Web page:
U.S. stocks rose on Friday after a solid jobs report pointed to strength in the domestic economy and supported expectations the Federal Reserve will raise interest rates next week.
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Indexes ended lower for the week, however, with the S&P 500 and Nasdaq breaking a six-week streak of gains.
Government data showed 235,000 jobs were added in the public and private sectors in February, far exceeding economists' average estimate of 190,000.
Fed Chair Janet Yellen signaled last week the U.S. central bank is set to raise rates this month if employment and other economic data hold up. The Fed meets March 14-15.
With inflation edging up closer to the Fed's 2 percent target, traders were pricing in a 92 percent chance of a rate increase at the Federal Open Market Committee's meeting next week, up from 85 percent before the data.
Gains were broad-based, though the utilities index , which fell sharply earlier in the week and lost 1.2 percent for the period, was the day's best-performing sector, ending up 0.8 percent.
At the same time, the S&P financial index, which has risen sharply on prospects of further rate hikes, ended flat, and strategists said the market has likely already priced in a March rate move.
"The strong (payrolls) number was a welcome surprise. It was a confirmation labor markets are holding up," said Jeffrey Kravetz, regional investment director at the Private Client Reserve of U.S. Bank.
"The reaction is not huge because the market was expecting a good number."
The Dow Jones Industrial Average ended up 44.79 points, or 0.21 percent, at 20,902.98, the S&P 500 gained 7.73 points, or 0.33 percent, to 2,372.6 and the Nasdaq Composite added 22.92 points, or 0.39 percent, to 5,861.73.
For the week, the Dow was down 0.5 percent, the S&P 500 was down 0.4 percent and the Nasdaq was down 0.2 percent.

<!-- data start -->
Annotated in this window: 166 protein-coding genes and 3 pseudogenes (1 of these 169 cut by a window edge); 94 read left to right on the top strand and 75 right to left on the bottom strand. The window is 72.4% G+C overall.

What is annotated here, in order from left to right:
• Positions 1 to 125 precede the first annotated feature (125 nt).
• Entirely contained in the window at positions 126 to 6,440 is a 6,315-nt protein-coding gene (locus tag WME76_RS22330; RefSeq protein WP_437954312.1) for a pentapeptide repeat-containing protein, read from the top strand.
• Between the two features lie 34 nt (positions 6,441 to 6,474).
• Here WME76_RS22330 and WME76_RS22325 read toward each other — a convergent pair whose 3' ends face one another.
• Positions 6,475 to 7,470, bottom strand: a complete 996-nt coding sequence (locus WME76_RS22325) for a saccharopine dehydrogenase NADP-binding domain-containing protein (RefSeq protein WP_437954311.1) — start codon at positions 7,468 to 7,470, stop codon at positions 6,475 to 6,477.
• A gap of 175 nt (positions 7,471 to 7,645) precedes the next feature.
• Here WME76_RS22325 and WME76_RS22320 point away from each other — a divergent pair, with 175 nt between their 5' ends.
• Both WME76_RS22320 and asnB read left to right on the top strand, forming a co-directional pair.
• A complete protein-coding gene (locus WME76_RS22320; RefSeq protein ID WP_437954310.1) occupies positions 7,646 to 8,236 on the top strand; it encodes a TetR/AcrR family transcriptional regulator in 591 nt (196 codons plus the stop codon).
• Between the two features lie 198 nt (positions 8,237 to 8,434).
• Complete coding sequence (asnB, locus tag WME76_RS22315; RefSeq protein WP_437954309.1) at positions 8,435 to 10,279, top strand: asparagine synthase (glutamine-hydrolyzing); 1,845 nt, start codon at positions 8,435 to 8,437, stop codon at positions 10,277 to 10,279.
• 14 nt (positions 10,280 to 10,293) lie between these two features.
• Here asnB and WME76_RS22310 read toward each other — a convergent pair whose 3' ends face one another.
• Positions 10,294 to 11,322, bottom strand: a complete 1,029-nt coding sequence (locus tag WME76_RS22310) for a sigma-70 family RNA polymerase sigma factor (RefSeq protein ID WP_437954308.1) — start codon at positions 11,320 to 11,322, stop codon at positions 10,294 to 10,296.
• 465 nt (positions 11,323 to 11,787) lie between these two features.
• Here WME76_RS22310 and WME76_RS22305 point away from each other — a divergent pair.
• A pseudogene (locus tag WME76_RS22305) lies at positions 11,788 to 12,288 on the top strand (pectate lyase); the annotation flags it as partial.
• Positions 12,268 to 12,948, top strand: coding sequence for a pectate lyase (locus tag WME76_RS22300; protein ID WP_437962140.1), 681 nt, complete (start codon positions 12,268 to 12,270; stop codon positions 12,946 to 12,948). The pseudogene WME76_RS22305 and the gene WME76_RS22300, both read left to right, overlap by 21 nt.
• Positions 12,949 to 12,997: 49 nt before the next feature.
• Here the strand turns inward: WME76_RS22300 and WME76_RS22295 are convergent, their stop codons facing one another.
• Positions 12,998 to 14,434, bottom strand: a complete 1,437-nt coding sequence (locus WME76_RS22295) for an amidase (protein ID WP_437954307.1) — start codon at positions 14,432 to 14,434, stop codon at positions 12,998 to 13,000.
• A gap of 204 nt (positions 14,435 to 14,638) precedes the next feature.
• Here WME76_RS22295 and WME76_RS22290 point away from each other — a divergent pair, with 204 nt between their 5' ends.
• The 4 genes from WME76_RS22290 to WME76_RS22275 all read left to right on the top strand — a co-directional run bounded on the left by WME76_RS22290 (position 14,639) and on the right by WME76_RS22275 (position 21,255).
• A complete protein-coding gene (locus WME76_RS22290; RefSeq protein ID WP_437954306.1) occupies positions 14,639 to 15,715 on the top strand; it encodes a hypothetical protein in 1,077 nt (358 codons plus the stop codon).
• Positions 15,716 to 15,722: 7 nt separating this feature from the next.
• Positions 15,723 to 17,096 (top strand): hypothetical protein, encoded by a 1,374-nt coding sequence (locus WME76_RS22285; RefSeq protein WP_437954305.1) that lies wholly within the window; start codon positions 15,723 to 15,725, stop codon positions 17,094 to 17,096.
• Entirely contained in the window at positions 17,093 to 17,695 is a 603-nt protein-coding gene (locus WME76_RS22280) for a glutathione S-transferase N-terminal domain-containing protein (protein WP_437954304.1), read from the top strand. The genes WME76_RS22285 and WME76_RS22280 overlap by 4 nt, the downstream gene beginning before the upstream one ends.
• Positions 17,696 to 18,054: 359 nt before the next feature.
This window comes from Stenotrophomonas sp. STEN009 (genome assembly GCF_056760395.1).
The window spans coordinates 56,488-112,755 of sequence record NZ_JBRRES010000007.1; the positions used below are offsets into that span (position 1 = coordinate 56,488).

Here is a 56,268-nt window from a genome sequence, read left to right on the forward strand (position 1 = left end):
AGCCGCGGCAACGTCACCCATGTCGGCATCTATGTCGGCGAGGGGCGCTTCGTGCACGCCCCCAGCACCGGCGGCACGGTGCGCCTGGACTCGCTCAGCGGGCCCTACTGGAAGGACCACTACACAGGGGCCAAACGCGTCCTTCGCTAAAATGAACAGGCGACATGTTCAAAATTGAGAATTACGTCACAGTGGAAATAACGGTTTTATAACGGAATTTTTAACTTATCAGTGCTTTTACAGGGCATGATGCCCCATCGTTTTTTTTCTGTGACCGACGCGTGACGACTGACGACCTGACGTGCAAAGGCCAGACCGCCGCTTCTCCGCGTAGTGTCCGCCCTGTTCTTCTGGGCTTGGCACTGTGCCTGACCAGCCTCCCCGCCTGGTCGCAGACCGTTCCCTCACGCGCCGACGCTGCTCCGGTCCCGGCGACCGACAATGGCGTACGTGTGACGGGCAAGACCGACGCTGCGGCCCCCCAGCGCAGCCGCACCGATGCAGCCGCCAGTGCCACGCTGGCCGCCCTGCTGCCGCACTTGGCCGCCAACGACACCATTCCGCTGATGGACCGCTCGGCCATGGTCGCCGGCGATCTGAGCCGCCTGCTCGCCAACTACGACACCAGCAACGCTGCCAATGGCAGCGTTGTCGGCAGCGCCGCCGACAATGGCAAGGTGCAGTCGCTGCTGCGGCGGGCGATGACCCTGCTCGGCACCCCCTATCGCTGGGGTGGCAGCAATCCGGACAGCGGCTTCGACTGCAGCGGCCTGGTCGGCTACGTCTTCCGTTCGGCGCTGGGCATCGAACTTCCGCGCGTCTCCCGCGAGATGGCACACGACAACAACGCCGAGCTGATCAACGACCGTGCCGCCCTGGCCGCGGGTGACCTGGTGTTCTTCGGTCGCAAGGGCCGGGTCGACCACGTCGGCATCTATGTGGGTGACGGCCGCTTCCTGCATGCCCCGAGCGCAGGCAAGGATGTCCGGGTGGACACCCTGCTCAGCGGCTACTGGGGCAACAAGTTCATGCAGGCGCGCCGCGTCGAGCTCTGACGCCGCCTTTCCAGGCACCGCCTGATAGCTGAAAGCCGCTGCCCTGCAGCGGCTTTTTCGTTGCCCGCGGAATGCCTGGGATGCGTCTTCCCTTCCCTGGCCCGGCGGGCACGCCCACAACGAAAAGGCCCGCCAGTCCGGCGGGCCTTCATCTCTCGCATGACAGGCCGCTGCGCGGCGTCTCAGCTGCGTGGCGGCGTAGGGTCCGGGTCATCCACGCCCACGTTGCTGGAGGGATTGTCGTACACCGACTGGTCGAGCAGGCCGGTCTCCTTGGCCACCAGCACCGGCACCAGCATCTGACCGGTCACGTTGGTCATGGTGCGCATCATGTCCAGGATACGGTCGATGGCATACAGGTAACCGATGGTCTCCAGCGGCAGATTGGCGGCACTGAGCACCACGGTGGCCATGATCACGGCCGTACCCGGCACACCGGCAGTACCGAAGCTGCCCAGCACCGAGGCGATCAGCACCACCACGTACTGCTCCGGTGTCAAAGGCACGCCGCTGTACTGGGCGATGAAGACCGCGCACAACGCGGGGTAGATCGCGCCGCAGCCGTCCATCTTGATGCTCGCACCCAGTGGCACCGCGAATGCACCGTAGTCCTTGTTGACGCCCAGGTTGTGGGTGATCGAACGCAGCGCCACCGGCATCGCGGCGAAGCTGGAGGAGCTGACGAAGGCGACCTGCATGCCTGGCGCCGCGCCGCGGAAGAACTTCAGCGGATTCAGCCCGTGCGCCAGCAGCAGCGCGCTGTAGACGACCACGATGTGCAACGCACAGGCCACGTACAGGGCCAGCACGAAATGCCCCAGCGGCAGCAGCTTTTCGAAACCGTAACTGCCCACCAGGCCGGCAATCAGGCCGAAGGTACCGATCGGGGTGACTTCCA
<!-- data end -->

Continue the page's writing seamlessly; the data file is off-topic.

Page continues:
Friday marked the 50th day of Donald Trump's U.S. presidency. Since he took office, the Dow has broken above 21,000 and the S&P 500 has crossed $20 trillion in market value on bets he would usher in tax cuts, simpler regulations and higher infrastructure spending.
Still, the lack of detail on Trump's plans and other issues have helped temper the post-election rally, along with valuations that some consider lofty.
"In the short term we're a little bit cautious (in stocks) because valuations are stretched. But as long as the economic data keeps improving and without inflation being an issue, any weakness becomes an opportunity to add (to equity longs)," said Sameer Samana, global quantitative and technical strategist at Wells Fargo Investment Institute in St Louis.
Shares of U.S. hospital operators fell a day after the Republican plan backed by Trump to overhaul Obamacare cleared its first hurdles in Congress.
While passage of the bill remains uncertain, some analysts believe the bill will go through. Tenet Healthcare shares fell 5.3 percent.
Finisar Corp shares fell 22.7 percent after the network equipment maker gave disappointing revenue and profit forecasts for the current quarter.
Advancing issues outnumbered declining ones on the NYSE by a 2.04-to-1 ratio; on Nasdaq, a 1.39-to-1 ratio favored advancers.
The S&P 500 posted 42 new 52-week highs and five new lows; the Nasdaq Composite recorded 82 new highs and 36 new lows.
About 6.9 billion shares changed hands on U.S. exchanges, close to the 7.0 billion daily average for the past 20 trading days, according to Thomson Reuters data.
(By Caroline Valetkevitch; Additional reporting by Rodrigo Campos in New York and Yashaswini Swamynathan in Bengaluru; Editing by Meredith Mazzilli and James Dalgleish)